Structured interviews include questions, which are based on systematic analysis and adherence to the certain set of rules. Questions in a structured interview are read to the respondent without any deviation from the set protocol. On the other hand, in an unstructured interview, the researcher only follows the topics related to the study. Unstructured interviews do not require the researcher to stick to any script or order, and the interaction with the respondent is more of a conversation as opposed to an interview. While many studies have used unstructured interviews, it is believed that structured interviews are the most effective in terms of validity and reliability.
Structured interviews are good in eliminating bias in data collection. This makes them superior to unstructured interview, which is characterized by the informal exchange of non-verbal and verbal information. A structured interview restrains these exchanges by requiring that the same questions should be asked in the same order. By doing so, the researcher/interviewer is restrained in terms of influencing the respondent; thus, a genuine reflection is obtained. On the other hand, using unstructured questions, an interviewer may end up getting results which have been influenced by the manner in which they have conducted the interview as opposed to the real experience of the respondent (Bryman, 2006).
As mentioned above, questions in a structured interview are constructed based on skills, knowledge, and abilities obtained from the past research studies. Further, the questions are structured in a manner that covers all the aspects of the research topic allowing the interviewer to collect only the relevant information. Still, such questions are asked in the same manner and order to all respondents (DiCicco?€?Bloom & Crabtree, 2006). This allows for consistency and reliability of the data collected. As opposed to the case of unstructured interviews where questions are informal, structured interviews allow the interviewer to rate the data collected on the scale that anchors the good and useful data from the one that may not be good or relevant to the study.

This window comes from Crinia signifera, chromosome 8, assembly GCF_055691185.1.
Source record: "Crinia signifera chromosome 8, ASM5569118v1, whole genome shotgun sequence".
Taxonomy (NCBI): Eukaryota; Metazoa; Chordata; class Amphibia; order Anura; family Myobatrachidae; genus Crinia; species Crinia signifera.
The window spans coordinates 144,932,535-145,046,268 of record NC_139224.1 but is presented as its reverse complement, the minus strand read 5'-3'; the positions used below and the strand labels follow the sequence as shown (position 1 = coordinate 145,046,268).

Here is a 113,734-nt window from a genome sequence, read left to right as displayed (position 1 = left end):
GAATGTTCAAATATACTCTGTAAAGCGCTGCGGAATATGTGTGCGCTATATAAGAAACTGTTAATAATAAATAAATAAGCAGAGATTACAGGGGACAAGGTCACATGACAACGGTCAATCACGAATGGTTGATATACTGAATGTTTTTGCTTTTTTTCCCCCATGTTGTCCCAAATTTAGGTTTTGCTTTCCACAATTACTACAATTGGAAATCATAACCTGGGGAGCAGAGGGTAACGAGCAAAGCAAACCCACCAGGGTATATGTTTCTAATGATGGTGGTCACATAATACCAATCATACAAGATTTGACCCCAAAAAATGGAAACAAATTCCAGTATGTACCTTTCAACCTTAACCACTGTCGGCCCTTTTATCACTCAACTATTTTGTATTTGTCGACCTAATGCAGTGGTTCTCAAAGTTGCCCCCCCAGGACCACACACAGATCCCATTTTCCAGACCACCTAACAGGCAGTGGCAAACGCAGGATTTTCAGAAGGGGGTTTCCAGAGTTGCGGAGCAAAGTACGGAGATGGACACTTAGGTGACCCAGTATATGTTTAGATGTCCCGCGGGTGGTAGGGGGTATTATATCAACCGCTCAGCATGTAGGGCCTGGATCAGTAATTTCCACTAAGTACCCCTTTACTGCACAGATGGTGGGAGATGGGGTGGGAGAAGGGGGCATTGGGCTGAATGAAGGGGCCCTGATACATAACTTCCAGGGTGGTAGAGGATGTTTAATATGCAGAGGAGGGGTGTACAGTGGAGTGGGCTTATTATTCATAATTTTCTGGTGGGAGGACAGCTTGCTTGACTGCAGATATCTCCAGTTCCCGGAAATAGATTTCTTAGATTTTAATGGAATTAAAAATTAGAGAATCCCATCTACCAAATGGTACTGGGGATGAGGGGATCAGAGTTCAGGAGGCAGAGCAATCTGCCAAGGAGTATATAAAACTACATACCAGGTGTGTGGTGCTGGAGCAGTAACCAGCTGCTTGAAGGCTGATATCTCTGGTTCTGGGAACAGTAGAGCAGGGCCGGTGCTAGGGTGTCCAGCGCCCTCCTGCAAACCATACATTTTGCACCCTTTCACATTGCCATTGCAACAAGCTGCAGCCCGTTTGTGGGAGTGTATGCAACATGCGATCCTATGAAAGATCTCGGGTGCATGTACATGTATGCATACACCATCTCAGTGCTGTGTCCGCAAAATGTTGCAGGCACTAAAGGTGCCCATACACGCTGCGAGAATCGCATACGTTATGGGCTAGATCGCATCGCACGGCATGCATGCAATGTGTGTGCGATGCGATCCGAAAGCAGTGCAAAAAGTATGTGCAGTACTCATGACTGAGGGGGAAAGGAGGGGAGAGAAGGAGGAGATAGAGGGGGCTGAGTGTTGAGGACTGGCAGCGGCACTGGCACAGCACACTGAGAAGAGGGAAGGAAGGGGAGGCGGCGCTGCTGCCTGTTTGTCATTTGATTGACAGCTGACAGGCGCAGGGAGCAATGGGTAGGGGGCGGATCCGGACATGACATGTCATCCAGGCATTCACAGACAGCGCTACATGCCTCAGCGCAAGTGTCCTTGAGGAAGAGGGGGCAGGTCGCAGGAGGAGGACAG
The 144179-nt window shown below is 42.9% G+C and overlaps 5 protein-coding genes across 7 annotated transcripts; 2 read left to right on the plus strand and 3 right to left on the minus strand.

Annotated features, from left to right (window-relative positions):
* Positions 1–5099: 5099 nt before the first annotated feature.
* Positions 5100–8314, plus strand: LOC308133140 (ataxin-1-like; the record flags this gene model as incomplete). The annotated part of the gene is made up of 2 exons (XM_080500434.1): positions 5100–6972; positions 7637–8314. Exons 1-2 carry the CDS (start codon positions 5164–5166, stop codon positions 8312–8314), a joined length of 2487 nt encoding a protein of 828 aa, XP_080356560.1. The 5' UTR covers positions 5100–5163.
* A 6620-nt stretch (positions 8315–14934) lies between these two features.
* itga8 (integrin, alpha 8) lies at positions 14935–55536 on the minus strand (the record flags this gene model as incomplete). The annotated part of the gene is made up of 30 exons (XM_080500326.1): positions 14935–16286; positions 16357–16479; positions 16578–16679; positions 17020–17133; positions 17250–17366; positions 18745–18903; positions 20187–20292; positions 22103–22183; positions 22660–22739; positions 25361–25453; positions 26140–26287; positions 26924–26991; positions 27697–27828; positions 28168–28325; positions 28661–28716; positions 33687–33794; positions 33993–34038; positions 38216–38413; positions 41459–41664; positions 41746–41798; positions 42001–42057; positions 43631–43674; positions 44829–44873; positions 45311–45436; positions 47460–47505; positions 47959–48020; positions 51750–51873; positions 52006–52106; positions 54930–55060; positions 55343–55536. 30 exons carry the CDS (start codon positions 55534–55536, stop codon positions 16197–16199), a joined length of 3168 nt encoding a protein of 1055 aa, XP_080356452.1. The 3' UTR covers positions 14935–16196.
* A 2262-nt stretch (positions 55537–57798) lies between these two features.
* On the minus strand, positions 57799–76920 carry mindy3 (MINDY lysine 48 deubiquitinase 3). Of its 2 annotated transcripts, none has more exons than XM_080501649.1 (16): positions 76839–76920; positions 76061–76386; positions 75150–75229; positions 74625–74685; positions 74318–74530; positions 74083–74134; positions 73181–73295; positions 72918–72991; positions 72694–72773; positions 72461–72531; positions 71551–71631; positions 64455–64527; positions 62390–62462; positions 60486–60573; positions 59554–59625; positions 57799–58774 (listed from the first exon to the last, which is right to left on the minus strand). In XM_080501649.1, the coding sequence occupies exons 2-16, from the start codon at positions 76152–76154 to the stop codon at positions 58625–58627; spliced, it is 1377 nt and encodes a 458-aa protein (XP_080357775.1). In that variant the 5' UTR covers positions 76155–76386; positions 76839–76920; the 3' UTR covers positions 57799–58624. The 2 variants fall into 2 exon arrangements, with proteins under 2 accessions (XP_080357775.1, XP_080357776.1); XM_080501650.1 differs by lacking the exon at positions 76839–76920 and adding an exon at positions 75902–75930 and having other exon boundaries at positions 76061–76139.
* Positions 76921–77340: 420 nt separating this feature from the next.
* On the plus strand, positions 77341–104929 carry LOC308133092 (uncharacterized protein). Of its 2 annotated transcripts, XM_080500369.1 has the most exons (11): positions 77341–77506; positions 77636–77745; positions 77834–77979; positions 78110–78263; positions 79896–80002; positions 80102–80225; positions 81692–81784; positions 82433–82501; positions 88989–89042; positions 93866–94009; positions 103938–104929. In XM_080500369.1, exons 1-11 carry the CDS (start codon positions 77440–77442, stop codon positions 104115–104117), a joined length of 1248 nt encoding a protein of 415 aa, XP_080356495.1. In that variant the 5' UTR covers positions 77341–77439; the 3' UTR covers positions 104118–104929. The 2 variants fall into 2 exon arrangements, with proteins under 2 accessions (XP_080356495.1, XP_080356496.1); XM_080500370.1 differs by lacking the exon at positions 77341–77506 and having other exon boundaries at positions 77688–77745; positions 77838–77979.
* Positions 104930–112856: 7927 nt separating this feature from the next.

Another attribute of a structured interview that makes it better than an unstructured interview is its ability to measure the consistency of the data collected. Several safeguards are often used in structured interviews with the aim of measuring consistency. First, interviewers are trained prior to conducting the interview (Bryman, 2006). This equips them with the necessary skills needed to avoid bias. Further, information related to the respondent is withheld prior to the interview, and data analysis begins only after all respondents have been interviewed. On the other hand, using unstructured interview, an interviewer may be prompted to change the questions asked to a respondent based on the answers given by the previous one (DiCicco?€?Bloom & Crabtree, 2006). In a way, data analysis in the unstructured interview is an ongoing process that takes place beginning with the first respondent to the last one.
In conclusion, structured interviews have a better chance of providing the interviewer with reliable, valid, and consistent data as compared with an unstructured interview. Structured interviews are based on the analysis of the research topic. The analysis of the research topic allows better sampling as well as the increased consistency of the data collected. Further, structured interviews have fewer chances of producing biased data as the questions are asked in the same order and manner. The answers given are not based on how an interview session was conducted but rather are strictly guided by the research topic. The interview process is standardized to ensure increased validity and reliability.
- Bryman, A. (2006). Integrating quantitative and qualitative research: How is it done? Qualitative Research, 6(1), 97-113.
- DiCicco?€?Bloom, B., & Crabtree, B. F. (2006). The qualitative research interview. Medical Education, 40(4), 314-321.